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Honouring onions

Calamari rings? No, deep-fried onion rings! ©Shutterstock/Gayvoronskaya_Yana

Onions, without doubt among the oldest vegetables consumed by humans, are thought to derive from a wild species growing in Central Asia.1 Traces of onions have been recovered from Bronze Age settlements in China, as well as from the tomb of Pharaoh Ramses IV in Egypt.2 Today, onions continue to feature widely in our diet and in books on nutrition, and there are even festivals devoted entirely to onions. Just how did such a commonplace Oriental plant become such a global celebrity?


 

A popular vegetable

The Glennville Sweet Onion Festival and Annual Vidalia Onion Festival (United States), Gran Festa de la Calçotada in Valls (Spain), Festival des Oignons in El Hajeb (Morocco), Fête de l’oignon de Roscoff (France) and Weimarer Zwiebelmarkt (Germany) are just some of an impressive list of markets and festivals that pay tribute to onions. The Allium cepa is a kitchen staple in many regions of the world. Cheap to grow and to buy, it is suited to a wide variety of soils, keeps well and is easy to transport.

Every year on the fourth Monday in November, the Swiss capital, Bern, holds a famous onion market (Zibelemärit in Bernese dialect) which attracts around 10 000 visitors. From early morning through to the evening, the region’s growers sell between 55 and 60 tonnes of bulbs. The first written trace of this festival dates back to the 1850s although, according to Marc Höchner, a research assistant at the Bern Historical Museum and a specialist in popular traditions, this festival finds its roots in much older Middle Age traditions. “In 1439, the Bern City Council decided to establish a market on Saint Martin’s Day (11 November). Then, with the adoption of the Gregorian calendar, the date gradually changed. Farmers from Le Vully, a region neighbouring the canton of Bern, started selling their plaited strings of multicoloured onions at this autumn market from the mid-19th century onwards.”

The Swiss historian wonders why onions are rarely mentioned in historical texts. “Apart from a street in Bern’s historic old town called Zibelegässli (‘onion lane’), there is almost no indication of the plant. Yet, it was a very important and popular vegetable in the Middle Ages. It was used both as food and to treat diseases. Onion skins were also used to make dyes.”

During the 20th century, the market became a big family festival. Today, local children make the most of their afternoon off school to throw confetti over passers-by, while the adults drink mulled wine with friends and eat traditional dishes, such as onion tart. “In 1922, Bern’s city authorities decided to move the market to the city’s main squares (Bundesplatz, Bärenplatz, Waisenhausplatz), allowing it to continue to develop without the hindrance of traffic.” Nowadays, tourists from other regions of Switzerland and abroad, get up early every year to make the most of the festivities.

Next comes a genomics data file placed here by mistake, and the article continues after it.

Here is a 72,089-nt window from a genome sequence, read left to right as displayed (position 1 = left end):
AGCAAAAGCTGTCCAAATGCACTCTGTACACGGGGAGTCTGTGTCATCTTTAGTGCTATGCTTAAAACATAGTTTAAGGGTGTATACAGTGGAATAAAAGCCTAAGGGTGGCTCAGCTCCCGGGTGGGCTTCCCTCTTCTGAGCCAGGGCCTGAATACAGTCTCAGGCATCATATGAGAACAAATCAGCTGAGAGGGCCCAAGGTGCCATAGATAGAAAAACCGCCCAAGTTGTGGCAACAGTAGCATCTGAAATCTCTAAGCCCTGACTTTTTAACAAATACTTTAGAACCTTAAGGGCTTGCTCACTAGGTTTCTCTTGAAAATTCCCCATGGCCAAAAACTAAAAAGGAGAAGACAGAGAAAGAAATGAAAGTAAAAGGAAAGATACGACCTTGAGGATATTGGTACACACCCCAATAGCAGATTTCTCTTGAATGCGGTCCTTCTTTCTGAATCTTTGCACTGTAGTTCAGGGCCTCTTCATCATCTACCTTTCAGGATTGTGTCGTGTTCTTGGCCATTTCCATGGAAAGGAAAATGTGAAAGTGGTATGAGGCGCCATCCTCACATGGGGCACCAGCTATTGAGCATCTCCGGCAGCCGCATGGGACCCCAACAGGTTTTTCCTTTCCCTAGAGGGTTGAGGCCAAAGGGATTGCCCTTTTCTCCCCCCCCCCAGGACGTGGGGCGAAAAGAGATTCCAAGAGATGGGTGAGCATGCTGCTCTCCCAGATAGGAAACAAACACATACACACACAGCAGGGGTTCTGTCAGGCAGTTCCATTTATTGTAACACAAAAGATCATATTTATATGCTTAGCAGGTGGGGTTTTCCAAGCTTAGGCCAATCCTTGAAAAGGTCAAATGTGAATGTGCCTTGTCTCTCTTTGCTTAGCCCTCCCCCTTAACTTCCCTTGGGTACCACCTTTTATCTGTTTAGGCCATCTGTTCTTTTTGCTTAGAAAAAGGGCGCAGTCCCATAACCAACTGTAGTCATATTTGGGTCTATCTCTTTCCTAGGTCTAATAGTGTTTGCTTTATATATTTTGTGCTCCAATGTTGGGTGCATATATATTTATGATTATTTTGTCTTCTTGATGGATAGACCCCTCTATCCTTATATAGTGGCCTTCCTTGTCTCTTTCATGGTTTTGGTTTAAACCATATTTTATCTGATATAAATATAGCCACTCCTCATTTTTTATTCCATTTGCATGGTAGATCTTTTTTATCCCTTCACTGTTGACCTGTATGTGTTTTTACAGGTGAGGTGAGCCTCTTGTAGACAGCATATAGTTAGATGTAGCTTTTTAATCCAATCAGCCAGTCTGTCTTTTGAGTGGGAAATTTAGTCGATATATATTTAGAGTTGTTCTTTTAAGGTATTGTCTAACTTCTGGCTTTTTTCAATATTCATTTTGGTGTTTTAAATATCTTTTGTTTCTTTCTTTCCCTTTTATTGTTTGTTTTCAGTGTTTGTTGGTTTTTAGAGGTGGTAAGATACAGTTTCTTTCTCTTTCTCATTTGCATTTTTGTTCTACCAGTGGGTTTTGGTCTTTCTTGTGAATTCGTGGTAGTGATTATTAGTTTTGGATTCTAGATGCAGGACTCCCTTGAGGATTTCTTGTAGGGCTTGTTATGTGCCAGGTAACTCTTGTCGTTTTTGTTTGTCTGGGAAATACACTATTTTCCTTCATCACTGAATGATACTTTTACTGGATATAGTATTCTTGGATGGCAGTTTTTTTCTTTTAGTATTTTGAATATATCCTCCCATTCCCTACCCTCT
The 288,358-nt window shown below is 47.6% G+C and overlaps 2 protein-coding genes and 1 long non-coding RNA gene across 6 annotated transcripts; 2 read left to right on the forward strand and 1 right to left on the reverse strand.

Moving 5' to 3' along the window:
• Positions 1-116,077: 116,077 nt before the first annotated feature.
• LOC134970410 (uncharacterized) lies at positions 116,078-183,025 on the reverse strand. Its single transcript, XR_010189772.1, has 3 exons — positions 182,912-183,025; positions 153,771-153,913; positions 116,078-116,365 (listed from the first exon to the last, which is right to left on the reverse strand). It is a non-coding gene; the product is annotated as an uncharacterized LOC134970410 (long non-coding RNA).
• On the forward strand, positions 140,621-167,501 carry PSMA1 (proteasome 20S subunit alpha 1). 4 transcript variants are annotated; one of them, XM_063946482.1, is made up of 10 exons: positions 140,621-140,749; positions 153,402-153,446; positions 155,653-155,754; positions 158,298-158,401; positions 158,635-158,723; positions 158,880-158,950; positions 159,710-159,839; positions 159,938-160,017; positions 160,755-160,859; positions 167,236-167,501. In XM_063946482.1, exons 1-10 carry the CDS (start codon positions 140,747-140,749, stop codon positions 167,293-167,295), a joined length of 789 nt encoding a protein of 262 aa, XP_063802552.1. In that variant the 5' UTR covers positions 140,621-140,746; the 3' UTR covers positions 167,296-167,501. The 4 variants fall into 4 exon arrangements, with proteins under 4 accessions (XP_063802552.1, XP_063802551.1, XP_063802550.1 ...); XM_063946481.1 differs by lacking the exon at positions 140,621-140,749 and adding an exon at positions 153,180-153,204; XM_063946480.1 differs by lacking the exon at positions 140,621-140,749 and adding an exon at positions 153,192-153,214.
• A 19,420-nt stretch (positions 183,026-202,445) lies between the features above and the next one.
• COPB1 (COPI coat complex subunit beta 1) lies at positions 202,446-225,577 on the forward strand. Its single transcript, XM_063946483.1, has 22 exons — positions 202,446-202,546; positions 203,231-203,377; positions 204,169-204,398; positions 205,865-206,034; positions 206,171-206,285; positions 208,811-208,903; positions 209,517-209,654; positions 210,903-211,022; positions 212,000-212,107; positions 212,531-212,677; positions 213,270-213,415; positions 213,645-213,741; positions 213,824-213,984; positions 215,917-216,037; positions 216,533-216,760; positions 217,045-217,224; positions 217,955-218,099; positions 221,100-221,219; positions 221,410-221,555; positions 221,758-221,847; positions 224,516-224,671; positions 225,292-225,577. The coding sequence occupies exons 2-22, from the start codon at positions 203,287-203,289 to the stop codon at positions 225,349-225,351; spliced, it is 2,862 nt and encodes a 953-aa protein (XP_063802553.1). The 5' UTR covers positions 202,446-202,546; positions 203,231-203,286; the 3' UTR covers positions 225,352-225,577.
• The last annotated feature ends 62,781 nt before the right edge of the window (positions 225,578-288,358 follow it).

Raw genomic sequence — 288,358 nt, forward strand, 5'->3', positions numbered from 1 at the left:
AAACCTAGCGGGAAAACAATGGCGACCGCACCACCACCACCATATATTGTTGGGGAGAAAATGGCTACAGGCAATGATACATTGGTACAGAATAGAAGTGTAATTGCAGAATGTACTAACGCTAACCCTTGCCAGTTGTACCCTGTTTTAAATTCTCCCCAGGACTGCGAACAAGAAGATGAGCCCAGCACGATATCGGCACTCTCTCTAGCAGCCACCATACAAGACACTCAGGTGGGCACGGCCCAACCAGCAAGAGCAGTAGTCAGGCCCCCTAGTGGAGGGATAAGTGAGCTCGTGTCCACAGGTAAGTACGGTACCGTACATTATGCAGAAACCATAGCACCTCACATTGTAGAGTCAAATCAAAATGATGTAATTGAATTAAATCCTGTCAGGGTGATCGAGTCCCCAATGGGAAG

Full of flavour...

Red, brown, white or yellow, there are almost 1000 varieties of onion3 enabling us to favour certain flavours. During her consultations, the Quebec dietician Marise Charron does not hesitate to recommend onions as a condiment. According to her, “A meal without onions is like a meal with no taste. We can use them in soups, quiches, pizzas, salads or vegetable stir-fries.”

Several quality labels and controlled or protected designations of origin [AOC and AOP] aim to encourage consumers to discover varieties such as the Cebolla Fuentes de Ebro (Spain), the Cipollotto Nocerino and the Cipolla Rossa di Tropea Calabria (Italy), the Oignon doux des Cévennes and the Oignon rosé de Roscoff (France).

Roscoff, a town situated in northern Brittany, proudly extols the unique, mild and sweet flavour of the local variety, which has been popular with the British since the 19th century. “The Roscoff men who set off each year at the end of summer to sell their onions in Great Britain were given the nickname ‘Johnnies’. Firstly on foot, then on bikes, Johnnies were loaded down with plaited strings of onions which they sold door to door along the streets of England, Wales and Scotland.”4 The Breton port has been appreciated for its onions since the 17th century. Since they are easy to keep and boast a high vitamin C content, they were a staple for sailors who would go several weeks, or months even, without touching land.

... and good for our health!

Sailors are not the only ones to appreciate these nutritious bulbs. As Marise Charron explains, “An onion comprises around 36 kilocalories, which is not many, but it contains 1.2 grams of fibre. It also contains vitamin C, vitamin B6 and manganese, nutrients the body needs to function properly.”

However, some people, especially those suffering from irritable bowel syndrome, may have an intolerance to onions. The Canadian dietician points out that, “They may suffer from bloating and gastrointestinal discomfort,” before adding, reassuringly, “But most people don’t have any problems, quite the opposite in fact.”

Onions are high in antioxidants so they form a good line of defence against infection, inflammation and bad cholesterol. In her book Superaliments Bonheur5 on happiness superfood, Marise Charron puts forward another, lesser-known effect on health: “Onions contain quercetin, which helps reduce anxiety.” Although clinical studies have yet to prove such an effect on humans, while natural functional food is currently so popular, onions do not seem to be in any danger of being knocked off their pedestal.

Blandine Guignier

Blandine loves history and gastronomy. She works for the LargeNetwork media agency in Geneva. She has a master’s degree in journalism from Sciences Po Grenoble.

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